In CGIAR, our open access and data management policy clearly requires the permanent access to our research products. We believe that widespread dissemination of our research products is key to achieving the maximum impact. In December, we took a major step forward to making data more accessible. We published the Global Circulation Models (GCM) from the CGIAR Research Program on Climate Change and Food Security (CCAFS) on the Amazon Cloud, AWS. The 7-terabyte GCM datasets are considered one of the most important instruments in climate research, providing researchers tools for making climate change impact assessments with future climate projections. Today, the GCM datasets are more accessible globally because of the cloud.

Many non-IT professionals tend to shy away from using cloud technologies and feel that the cloud is out of reach. But I see this changing rapidly, as tools and statistical analysis packages for scientists and researchers are becoming available in cloud marketplaces. And with open data stored in the cloud, researchers will no longer be constrained by their own limitations to download large data sets – processing to obtain results and produce innovations will not depend on a researcher’s Internet connectivity or individual, local processing capability.

For the open access and open data movement in agriculture, I believe the cloud is essential to achieving one of the key goals of making agricultural knowledge and data open: available and usable for worldwide use.

Read More


Intended for agricultural researchers and stakeholders, “Aquacrop” is a crop water productivity model developed and distributed by FAO since 2009. by evaluating different parameters, it enables yields to be improved in an environment where water is scarce. A robust model that is easy to use and produces rapid results whose usefulness increases in line with the scope of challenges related to global changes.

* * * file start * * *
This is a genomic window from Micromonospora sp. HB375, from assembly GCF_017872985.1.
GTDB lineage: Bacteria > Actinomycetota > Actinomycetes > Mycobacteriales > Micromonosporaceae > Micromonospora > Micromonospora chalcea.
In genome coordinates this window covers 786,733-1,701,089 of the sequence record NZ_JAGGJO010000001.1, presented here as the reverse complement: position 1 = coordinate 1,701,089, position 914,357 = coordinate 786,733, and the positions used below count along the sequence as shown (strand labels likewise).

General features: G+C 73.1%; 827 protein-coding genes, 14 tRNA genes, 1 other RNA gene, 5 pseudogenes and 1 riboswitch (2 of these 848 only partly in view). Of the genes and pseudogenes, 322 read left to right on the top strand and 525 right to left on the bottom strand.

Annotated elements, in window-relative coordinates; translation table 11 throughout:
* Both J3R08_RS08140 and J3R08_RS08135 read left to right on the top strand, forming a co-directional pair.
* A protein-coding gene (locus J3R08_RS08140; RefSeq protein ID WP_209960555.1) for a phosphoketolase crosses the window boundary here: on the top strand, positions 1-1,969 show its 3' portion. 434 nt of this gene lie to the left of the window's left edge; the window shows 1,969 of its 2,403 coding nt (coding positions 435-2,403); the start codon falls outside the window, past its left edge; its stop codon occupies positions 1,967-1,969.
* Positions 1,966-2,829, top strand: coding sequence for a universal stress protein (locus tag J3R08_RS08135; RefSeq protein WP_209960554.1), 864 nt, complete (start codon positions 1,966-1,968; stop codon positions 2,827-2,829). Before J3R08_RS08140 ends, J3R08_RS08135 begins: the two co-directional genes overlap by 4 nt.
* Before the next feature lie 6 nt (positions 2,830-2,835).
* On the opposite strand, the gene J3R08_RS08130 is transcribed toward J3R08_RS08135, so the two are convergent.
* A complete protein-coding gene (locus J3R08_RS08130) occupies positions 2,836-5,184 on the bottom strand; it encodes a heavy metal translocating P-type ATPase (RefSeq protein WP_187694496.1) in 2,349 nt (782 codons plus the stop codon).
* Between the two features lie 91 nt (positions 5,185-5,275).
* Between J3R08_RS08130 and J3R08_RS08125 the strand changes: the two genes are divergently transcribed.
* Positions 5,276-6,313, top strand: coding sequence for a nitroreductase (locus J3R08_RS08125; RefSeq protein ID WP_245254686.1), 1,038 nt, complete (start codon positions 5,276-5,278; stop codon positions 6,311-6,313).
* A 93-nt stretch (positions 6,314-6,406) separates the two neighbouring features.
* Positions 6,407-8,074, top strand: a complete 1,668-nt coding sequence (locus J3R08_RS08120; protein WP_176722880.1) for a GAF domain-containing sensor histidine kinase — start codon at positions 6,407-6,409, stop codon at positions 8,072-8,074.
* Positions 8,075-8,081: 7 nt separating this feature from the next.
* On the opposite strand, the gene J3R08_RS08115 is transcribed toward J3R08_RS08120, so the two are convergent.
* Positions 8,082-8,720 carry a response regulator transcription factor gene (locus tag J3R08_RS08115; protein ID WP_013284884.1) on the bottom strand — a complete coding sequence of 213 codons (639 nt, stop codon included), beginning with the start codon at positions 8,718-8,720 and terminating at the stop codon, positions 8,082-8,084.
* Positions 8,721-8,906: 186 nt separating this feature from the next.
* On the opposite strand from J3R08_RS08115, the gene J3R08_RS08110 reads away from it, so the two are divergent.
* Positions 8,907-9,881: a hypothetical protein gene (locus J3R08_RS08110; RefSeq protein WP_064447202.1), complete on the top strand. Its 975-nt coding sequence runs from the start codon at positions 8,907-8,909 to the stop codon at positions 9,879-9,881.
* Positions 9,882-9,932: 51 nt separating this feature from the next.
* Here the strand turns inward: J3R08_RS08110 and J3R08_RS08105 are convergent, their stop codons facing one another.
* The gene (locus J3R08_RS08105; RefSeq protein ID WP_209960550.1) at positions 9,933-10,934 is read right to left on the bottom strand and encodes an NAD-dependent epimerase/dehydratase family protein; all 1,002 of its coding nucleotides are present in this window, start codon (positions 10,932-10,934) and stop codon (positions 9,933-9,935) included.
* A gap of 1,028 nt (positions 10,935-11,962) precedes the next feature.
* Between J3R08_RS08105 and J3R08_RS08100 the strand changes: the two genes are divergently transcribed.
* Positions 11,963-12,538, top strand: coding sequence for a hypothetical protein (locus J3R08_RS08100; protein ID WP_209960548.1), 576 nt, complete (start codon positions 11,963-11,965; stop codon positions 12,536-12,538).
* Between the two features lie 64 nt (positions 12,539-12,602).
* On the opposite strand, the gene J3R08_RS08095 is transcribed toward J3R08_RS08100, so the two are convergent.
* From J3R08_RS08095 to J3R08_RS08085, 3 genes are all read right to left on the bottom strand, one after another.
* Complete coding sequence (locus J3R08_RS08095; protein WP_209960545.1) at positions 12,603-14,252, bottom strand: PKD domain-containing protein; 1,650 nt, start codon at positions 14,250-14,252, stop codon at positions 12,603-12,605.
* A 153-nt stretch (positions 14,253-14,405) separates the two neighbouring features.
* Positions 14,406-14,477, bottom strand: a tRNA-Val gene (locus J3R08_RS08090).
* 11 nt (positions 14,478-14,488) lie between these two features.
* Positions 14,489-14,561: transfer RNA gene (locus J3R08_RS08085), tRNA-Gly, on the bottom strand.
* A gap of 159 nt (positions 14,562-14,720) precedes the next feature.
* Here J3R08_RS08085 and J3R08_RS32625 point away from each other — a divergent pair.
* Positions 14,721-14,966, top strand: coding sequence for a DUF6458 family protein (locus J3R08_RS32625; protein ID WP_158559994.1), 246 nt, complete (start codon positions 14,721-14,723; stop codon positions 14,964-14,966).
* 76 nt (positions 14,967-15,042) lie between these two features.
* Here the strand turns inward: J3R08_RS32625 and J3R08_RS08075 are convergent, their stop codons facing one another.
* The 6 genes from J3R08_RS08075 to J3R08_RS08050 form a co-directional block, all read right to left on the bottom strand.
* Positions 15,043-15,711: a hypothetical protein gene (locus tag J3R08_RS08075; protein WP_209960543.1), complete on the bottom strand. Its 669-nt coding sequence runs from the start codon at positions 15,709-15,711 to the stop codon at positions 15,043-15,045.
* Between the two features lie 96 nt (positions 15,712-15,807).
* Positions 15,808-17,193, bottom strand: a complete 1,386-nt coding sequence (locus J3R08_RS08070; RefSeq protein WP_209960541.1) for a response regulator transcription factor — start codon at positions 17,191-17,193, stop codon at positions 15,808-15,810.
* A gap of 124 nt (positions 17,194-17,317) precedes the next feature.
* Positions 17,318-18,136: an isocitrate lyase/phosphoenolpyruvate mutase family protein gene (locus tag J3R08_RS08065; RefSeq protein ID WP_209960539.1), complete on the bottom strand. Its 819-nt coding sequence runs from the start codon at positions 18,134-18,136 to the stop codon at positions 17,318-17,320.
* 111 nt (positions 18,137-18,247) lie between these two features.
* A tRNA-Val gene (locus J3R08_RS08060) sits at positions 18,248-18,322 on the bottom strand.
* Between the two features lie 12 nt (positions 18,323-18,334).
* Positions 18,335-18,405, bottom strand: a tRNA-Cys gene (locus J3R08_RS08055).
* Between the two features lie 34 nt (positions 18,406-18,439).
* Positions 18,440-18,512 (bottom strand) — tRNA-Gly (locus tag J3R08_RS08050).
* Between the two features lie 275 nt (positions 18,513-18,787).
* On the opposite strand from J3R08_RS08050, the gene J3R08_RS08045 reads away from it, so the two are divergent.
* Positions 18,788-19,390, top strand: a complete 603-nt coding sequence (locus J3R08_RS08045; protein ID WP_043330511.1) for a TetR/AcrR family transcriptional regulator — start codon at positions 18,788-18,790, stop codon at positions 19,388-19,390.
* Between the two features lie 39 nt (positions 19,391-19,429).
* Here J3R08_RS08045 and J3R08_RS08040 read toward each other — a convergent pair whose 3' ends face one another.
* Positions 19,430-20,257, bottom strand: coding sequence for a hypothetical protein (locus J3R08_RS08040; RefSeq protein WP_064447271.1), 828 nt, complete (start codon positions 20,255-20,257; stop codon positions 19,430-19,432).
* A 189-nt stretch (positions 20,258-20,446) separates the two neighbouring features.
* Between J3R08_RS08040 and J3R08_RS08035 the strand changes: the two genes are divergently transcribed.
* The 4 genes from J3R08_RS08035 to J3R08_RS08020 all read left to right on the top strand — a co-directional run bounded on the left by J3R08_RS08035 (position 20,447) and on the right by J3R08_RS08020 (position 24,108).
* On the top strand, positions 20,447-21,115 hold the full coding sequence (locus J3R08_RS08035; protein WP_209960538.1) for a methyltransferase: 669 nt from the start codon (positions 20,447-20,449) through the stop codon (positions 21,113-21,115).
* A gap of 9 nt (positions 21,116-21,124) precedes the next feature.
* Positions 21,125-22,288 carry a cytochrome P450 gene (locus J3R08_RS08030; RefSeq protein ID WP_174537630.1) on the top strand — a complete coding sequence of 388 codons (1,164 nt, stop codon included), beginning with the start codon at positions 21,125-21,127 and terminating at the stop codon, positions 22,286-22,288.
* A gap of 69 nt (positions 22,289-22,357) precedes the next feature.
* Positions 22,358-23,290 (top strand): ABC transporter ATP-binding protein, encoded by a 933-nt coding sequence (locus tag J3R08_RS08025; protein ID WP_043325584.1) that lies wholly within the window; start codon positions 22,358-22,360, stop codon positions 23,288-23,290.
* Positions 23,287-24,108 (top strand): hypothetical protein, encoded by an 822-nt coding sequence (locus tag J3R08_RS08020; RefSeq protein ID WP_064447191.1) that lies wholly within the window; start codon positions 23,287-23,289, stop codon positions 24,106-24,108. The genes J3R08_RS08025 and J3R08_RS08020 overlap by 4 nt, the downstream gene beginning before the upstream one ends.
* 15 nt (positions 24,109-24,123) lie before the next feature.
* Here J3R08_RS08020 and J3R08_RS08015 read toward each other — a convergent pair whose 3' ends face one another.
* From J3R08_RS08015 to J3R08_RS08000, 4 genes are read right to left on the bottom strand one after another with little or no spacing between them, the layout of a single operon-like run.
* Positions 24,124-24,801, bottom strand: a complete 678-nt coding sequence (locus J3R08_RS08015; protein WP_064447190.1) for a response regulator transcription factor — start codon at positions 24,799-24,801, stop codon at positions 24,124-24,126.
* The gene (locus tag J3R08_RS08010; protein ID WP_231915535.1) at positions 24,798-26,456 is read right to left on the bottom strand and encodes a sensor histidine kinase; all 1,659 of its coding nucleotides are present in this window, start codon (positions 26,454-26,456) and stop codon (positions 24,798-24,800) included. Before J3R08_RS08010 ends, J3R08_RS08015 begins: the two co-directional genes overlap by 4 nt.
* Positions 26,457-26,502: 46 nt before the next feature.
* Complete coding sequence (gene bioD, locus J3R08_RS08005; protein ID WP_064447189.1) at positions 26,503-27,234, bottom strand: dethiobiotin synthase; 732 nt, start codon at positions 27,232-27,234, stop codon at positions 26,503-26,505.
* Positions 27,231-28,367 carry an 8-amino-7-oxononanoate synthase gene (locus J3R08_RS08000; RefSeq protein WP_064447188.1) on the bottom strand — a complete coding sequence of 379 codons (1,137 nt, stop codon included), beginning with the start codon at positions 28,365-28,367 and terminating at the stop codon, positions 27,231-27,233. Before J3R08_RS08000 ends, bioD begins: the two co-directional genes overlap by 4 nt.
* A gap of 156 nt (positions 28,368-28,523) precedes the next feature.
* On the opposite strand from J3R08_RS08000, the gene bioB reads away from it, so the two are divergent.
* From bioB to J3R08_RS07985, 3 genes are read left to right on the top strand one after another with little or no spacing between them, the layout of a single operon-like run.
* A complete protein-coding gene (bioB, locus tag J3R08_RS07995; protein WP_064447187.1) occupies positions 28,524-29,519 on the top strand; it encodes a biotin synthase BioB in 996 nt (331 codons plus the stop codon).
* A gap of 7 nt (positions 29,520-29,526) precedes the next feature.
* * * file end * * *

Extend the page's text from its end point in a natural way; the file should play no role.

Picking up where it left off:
CTA is a member of the Global Open Data for Agriculture and Nutrition initiative which recently met in Wageningen to discuss the actual and potential impacts of Open Data  on development. Here are nine things we learnt from the GODAN meeting.


In the era of open data, agriculture and nutrition are starting to push forward. Indeed, in this as in so many other sectors, free access to high quality data is of vital importance. The Global Open Data for Agriculture and Nutrition (GODAN) Initiative, which held its first conference in January 2015 in the Netherlands has demonstrated this.


Time has become a scarce resource and make daily use of the internet, social media, e-mail, mobile services and information alerts – and the rise of big data is putting further pressure on our ability to consume such large amounts of explicit knowledge. Indeed, the amount of explicit knowledge available on the web related to agriculture alone is too overwhelming for anyone single person to process.


African smallholder farmers face a recurring problem of access to finance and credit. Financial institutions, for their part, do not have access to many potential customers, considered as too risky. Young Kenyan computer scientists have developed FarmDrive, an application that aims to promote access to credit and financial services for smallholder farmers. banks remain to be won over, but the project is on track.

Participatory 3D modelling is a community-based tool that builds on local and indigenous knowledge for a variety of purposes, such as land use planning, watershed management, disaster prevention, communication and advocacy.


In your article in the last issue of ICT Update you mentioned that we need to coordinate efforts to monitor the impact of applications since there are so many of them. Have there been any positive signs during your stream sessions that this may be accomplished?


Milton Haughton, executive Director of the Caribbean Regional Fisheries mechanism (CRFm), discusses the importance of accurate fisheries data, why this is so difficult to collect and the need for new models in collecting, validating and distributing the data. He also talks about the future role of mobile apps in filling this role.

Past issues

ICT Update N. 91

Next-generation ACP agriculture - innovations that work

ICT Update N. 90

Women and Digitalisation in Agriculture

ICT Update N. 89

Data4Ag: New opportunities for organised smallholder farmers

ICT Update N. 88

Unlocking the potential of blockchain for agriculture

View all